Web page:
Follow your dentist's aftercare instructions

Oral surgery places dental implants. Infection is a significant risk of any surgical surgery. The infection causes tissue inflammation, and the implant may not integrate with the jawbone.

We may be prescribed an oral antibiotic or an antibacterial rinse to reduce infection risk for our patients. To reduce the risk of infection and dental implant failure, patients must follow recommended medications and rinses exactly as directed.


Want to learn more? Read our detailed guide: Dental Implants Procedure: What You Need To Know

FAQ's About Dental Implants

How Do Peri-Implant Diseases Occur?

Peri-implant disease occurs when bacteria accumulates around the gum line and the base of the implant.

It can harm the gum and bone surrounding the implant, resulting in bone loss or implant failure. While the problem is treatable, the implant usually needs to be replaced. Diabetes patients, smokers, and individuals with poor dental hygiene are particularly susceptible to bacterial infection.

The Success Rate of Dental Implants 

Dental implant success rates vary depending on where the implants are placed in the jaw, but on average, dental implants have a success rate of up to 98 per cent. The lifespan of the dental implants may be extended (it could be a lifetime) with proper care.

In addition, according to studies, lower jaw implants have a five-year success rate of roughly 95 per cent, and upper jaw implants have a five-year success rate of approximately 90 per cent. Because the upper jaw is less dense than the lower jaw, the success rate for upper jaw implants is slightly lower. This makes implantation more challenging for the oral surgeon and may cause difficulty with osseointegration.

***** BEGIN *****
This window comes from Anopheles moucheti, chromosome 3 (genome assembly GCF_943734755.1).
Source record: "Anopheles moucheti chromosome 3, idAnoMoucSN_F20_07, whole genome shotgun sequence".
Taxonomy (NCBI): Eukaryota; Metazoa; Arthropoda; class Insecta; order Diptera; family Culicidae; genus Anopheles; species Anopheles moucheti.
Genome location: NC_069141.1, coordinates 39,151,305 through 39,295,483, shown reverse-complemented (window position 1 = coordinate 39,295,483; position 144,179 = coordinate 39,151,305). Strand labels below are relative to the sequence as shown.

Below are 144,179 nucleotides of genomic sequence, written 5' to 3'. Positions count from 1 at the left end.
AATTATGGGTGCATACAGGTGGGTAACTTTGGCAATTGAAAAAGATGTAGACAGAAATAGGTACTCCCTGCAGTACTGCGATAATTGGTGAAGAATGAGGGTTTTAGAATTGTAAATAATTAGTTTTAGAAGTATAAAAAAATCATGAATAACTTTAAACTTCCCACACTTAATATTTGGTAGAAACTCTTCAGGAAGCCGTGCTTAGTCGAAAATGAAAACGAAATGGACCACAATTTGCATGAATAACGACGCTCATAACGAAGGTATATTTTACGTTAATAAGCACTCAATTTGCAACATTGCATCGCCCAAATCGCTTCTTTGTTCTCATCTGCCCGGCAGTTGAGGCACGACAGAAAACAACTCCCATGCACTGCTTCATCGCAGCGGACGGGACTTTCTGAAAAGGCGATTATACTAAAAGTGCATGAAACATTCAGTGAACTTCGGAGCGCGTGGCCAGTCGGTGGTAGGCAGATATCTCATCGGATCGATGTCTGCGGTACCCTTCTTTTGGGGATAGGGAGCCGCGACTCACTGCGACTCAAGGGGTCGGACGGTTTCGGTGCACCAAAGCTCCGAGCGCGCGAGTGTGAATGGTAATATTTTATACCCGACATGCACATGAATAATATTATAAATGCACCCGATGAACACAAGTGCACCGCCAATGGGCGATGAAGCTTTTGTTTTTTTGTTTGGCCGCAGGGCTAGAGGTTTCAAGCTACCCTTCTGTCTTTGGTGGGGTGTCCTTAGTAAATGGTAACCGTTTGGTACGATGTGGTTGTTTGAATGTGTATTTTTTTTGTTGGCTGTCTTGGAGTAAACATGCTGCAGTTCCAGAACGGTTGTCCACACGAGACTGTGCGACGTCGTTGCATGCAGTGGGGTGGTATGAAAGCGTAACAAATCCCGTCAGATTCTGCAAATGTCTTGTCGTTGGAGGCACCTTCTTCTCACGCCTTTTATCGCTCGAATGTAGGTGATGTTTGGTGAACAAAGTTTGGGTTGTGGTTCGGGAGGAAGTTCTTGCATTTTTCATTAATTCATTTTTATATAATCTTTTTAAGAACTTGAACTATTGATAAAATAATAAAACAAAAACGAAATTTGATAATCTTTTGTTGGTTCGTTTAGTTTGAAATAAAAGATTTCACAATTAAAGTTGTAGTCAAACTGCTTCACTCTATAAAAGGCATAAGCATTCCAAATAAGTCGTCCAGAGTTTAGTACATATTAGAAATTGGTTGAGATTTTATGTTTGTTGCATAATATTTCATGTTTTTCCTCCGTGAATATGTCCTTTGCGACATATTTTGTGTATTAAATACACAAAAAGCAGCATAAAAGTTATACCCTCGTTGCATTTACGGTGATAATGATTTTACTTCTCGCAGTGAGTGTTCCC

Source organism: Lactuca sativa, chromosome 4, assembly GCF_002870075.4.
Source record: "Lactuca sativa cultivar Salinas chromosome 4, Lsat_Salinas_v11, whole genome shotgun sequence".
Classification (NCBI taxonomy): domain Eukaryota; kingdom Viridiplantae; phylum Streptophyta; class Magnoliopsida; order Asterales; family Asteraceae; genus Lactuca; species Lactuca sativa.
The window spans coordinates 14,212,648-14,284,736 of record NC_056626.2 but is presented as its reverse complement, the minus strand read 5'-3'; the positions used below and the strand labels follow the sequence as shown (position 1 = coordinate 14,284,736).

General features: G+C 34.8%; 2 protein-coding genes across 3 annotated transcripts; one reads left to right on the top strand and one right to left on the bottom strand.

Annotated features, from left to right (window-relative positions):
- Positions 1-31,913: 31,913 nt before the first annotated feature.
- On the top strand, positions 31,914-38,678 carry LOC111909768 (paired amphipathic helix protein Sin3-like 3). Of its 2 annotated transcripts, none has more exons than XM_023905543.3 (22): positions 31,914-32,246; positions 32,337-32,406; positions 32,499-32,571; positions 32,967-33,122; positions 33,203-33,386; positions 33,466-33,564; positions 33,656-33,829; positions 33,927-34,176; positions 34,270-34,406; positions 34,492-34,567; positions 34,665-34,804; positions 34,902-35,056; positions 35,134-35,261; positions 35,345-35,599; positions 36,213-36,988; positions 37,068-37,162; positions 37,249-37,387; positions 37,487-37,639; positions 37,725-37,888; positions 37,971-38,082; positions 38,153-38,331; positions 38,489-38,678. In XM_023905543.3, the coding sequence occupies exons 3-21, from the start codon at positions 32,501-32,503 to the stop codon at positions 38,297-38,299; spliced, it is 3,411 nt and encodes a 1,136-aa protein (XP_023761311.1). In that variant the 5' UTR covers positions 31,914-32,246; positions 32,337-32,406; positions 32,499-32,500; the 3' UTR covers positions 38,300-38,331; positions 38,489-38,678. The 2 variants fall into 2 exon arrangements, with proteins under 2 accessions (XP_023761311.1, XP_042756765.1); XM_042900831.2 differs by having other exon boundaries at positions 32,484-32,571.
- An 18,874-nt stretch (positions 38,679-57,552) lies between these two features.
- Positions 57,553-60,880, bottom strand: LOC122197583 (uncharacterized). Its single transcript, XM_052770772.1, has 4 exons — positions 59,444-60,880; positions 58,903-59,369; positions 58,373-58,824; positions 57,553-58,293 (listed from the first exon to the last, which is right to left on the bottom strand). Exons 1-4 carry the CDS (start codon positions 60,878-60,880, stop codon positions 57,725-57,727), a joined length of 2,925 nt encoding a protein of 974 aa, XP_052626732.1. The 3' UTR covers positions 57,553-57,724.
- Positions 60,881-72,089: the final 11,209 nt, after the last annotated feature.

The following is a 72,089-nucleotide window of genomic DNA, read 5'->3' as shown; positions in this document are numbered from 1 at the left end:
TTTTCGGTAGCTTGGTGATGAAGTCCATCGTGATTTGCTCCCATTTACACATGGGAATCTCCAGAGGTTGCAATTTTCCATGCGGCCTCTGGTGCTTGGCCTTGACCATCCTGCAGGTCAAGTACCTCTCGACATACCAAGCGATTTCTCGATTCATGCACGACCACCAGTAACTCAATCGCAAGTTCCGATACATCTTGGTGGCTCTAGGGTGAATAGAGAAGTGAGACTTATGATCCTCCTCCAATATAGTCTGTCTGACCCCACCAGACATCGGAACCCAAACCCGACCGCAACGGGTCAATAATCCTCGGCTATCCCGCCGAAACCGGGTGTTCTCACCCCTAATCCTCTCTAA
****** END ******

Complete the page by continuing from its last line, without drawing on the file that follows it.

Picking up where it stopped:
Alternatives for implants

Alternatives may depend on your case. Your dentist will determine which option is the most suitable to treat the condition of your teeth and mouth. It is essential to discuss your preferences and medical conditions with the dentist. Other possible alternatives for dental implants are:

  • Full dentures. Dentures, also known as false teeth, are synthetic replacements for lost natural teeth. Some dentures are made to replace only a few missing teeth, while other types can substitute all of your teeth, gums and surrounding tissues.
  • Partial Denture. If you have a few healthy teeth left but have multiple missing and need to be replaced, you may need partial dentures. The teeth on a partial denture are bonded to a plastic frame that matches the colour of your gums, allowing the dentures to blend in with your remaining teeth.
  • Fixed dental bridge. Fixed bridges are not removable as opposed to complete or partial dentures. Your dentist will place the bridge in the space with a particular type of bonding material using the teeth beside it as support, and only your dentist will be able to remove it purposely. 

Who Performs Dental Implants?

Dental implant surgery is performed by dental specialists, including:

  • Oral and Maxillofacial Surgeons: Oral surgeons are experts in implant placement. Oral surgeons are also trained to employ higher degrees of anaesthesia and know how to do so safely.
  • Periodontists focus on the prevention, diagnosis, and treatment of periodontal disease, also known as gum disease. They have received advanced training in the insertion of dental implants and the treatment of gum inflammation.
  • Prosthodontists are dentists who focus on treating complex dental and facial issues. This includes the use of artificial devices to restore and replace missing or damaged teeth.